As someone recently introduced to regular bicycling by Citi Bike, New York's bicycle share program, I love bike lanes. I just wish there were more of them; their relative Manhattan scarcity, and my unwillingness to brave the laneless streets with the battle-hardened bike pros, mean I must often choose circuitous routes in order to safely remain a wussy.
I assumed NYC won't add more bike lanes because of the added cost and the resultant auto traffic congestion (more room for bikes means less room for cars). So I was very surprised to read a NYC Department of Transportation study [PDF] released this month that found that adding bike lanes actually increased the flow of auto traffic.
How is this possible? In two words, clever design. But before we get into the details, for those of you not familiar with the style of NYC's newest bike lanes, let's have a look at the old system:
As you can see, placing the bike lane there leaves the cyclist in danger of getting "doored" by someone getting out of a parked car without bothering to look first. And the painted buffer between the cyclist and moving traffic offers zero protection from a car that veers out of control. So in 2007 they started shuffling things around like this:
With this improved design, the cyclist now rides adjacent to the sidewalk. The painted five-foot buffer prevents the cyclist from getting doored by a parked car, which now resides in a parking lane that provides a solid physical barrier protecting a cyclist from colliding with a moving auto. And if you look at the dimensions listed, you'll see the buffer can now safely be reduced by two feet in width, while the bike lane got wider by the same amount.
So right off the bat this second design is smarter than the first, and the numbers bear that out: In 2001, the old-style lanes were in effect. In 2013, the new-style lanes were in existence. And there has been a "75% decrease in average risk of a serious injury to cyclists" in that time period.Now to the auto traffic part. How can you add a bike lane without squeezing out a traffic lane? Well, look at the before-and-after of this stretch of 8th Avenue (between 23rd and 34th Streets):
As you can see, they only slightly narrowed the car lanes from twelve and eleven feet wide to ten. This apparently has had zero negative impact on cars, while stealing those feet enabled them to put in a six-foot bike lane with a five-foot buffer. Pretty slick.
It still isn't obvious how making car lanes narrower would actually speed traffic, and in fact, the tighter lanes aren't why traffic got faster at all. The flow of auto traffic increased because of this next clever feature, which arose from a problem. If you look at the diagrams above, you'll see that the bike lanes are always on the left, and cars will of course occasionally need to turn left. (In Manhattan, roughly every other block is a One Way street, with even-numbered streets running east and odd-numbered streets running west.) Making a left turn thus brings that car into conflict with the flow of bicycles. So to get around that, the designers came up with what you see here:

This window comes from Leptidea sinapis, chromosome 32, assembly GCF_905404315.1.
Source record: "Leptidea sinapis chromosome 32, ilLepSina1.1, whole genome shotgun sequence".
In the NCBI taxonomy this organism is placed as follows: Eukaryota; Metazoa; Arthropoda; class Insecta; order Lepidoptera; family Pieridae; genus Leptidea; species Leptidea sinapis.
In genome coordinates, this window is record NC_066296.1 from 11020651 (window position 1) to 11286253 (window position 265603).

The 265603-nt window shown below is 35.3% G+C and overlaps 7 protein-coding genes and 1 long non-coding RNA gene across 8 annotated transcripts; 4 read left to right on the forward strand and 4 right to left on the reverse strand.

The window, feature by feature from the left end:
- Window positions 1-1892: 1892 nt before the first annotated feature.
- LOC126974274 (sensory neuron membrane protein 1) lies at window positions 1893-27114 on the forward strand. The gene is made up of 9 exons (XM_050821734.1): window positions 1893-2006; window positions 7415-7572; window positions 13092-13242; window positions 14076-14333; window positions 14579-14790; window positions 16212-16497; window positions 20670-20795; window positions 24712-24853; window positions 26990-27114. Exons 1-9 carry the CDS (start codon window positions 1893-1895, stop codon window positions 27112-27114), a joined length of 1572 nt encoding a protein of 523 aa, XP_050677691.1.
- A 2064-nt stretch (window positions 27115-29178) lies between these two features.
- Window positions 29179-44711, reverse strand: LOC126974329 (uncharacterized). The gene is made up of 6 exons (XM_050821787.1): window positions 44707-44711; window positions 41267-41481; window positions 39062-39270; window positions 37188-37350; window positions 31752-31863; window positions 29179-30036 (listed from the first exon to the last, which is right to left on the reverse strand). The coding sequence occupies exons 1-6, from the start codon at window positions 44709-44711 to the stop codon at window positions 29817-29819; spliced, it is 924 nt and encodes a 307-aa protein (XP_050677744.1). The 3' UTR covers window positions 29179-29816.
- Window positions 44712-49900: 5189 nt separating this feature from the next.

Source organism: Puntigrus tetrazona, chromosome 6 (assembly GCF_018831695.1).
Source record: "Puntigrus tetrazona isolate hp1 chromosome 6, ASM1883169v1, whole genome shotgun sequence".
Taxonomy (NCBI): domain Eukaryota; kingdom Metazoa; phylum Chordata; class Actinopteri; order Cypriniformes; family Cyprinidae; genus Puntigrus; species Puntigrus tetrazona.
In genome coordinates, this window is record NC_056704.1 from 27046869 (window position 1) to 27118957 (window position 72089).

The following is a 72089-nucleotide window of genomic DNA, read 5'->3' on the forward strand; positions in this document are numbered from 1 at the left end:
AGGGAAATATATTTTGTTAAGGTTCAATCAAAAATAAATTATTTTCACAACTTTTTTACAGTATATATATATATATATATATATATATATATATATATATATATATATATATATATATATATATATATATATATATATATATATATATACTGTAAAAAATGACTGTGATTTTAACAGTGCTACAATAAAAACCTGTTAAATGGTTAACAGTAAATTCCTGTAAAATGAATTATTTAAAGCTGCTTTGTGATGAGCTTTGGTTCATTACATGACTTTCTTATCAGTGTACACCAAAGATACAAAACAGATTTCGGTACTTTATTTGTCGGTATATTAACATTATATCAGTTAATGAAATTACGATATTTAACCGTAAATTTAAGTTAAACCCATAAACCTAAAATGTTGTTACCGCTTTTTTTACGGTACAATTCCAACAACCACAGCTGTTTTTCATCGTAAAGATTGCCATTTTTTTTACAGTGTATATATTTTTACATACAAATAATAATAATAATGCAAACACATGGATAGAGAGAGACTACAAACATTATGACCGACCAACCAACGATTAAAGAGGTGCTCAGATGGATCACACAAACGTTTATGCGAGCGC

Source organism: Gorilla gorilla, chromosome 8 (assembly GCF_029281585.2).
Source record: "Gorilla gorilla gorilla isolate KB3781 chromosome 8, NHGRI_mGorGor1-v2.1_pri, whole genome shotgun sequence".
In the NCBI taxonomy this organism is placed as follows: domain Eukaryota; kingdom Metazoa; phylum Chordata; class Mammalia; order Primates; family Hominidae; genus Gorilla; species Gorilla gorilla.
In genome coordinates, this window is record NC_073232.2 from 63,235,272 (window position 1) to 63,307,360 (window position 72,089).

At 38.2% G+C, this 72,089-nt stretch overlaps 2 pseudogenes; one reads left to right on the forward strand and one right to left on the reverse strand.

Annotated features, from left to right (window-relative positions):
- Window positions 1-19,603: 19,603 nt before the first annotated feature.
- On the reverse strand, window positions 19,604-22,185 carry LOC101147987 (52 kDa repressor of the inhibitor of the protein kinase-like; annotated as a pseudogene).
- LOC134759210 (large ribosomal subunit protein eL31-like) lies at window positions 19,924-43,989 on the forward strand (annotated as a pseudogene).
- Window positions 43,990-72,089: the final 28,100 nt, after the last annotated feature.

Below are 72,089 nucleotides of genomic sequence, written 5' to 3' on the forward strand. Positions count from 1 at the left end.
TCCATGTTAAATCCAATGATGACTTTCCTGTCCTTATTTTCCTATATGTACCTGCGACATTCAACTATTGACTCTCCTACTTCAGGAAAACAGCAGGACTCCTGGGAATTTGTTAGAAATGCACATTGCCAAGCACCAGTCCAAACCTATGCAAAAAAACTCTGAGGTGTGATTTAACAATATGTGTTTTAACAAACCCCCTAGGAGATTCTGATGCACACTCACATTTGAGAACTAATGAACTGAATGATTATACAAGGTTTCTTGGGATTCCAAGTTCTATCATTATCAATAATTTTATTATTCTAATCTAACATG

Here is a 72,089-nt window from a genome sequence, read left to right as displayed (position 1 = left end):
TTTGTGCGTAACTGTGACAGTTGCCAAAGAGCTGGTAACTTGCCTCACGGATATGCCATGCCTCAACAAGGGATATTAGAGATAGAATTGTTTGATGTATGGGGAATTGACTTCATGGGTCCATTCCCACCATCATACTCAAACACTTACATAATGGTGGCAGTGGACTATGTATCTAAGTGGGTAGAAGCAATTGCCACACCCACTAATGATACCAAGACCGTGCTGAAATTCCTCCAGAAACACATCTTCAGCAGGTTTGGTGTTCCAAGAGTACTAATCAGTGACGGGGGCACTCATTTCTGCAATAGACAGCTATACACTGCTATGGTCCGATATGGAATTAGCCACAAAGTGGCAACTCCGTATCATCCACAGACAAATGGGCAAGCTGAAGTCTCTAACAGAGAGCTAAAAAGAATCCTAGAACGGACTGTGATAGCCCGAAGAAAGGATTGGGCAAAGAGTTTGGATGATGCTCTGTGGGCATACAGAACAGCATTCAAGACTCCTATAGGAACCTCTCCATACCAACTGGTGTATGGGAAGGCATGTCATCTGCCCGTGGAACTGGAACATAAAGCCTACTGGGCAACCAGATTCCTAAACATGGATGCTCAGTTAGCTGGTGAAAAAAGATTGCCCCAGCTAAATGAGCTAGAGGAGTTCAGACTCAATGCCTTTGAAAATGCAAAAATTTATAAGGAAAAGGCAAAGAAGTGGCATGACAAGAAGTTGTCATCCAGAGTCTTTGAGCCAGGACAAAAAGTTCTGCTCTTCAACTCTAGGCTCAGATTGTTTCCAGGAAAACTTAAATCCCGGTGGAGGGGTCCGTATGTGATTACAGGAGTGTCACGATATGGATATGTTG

A car that wants to turn left, in this case the taxi with the three black dots on the roof, must pull into this turning lane they've added. What you can't see in the photo is that that taxi is now beholden to a separate traffic light, giving him a red while the cyclists safely zip past along with the flow of non-turning traffic. This turning lane serves two purposes: 1) It forces the taxi to hit the brakes precisely as he's nearing convergence with the bike lane, increasing safety; and 2) it gets that taxi out of the way of non-turning traffic.
As a former Manhattan motorist, I can tell you that getting stuck behind someone waiting to turn causes the most annoying of traffic snags. As the pile-up of cars waiting behind the would-be turner starts to get three and four deep, motorists in that pile-up attempt to edge out into the next lane to go around, causing the cars in that second lane to suddenly slow. This creates a domino effect of congestion. But this design above neatly handles that.
Skeptics might look at the image and think it couldn't have an effect, as the turning lane is so tiny. But the fact is that at any given intersection, the majority of cars are going straight and only a minority of cars need to turn. The numbers prove that this system works: As the DOT study points out, "Travel times on Columbus Avenue have improved while vehicle volumes are maintained," with an average reduction in travel time of 35% between 77th Street and 96th Street during morning rush hour, for instance. Eighth Avenue has seen a 14% reduction in travel time, which is less impressive than 35% but still 14% better than it was before.
On 1st Avenue the results are a bit more mixed, with traffic speeds almost the same as they were before they bike lanes were added; however, during this time they also subtracted one car lane to add a dedicated bus lane, so you'd think the results would be worse.
And safety has of course improved, even as cycling uptake has increased. On a stretch of 9th Avenue between 16th and 23rd Streets, crashes with injuries are down 48% while bicycle volume has grown by 65%. It is impressive that they are able to get these numbers to move in opposite directions.
The figures vary depending on which bike lanes in which part of the city the study examines, and we've largely pulled the most impressive stats out for this entry. But for those of you curious, the DOT has spelled everything out here [PDF]. You can also find more in-depth analysis at both Vox and Citylab.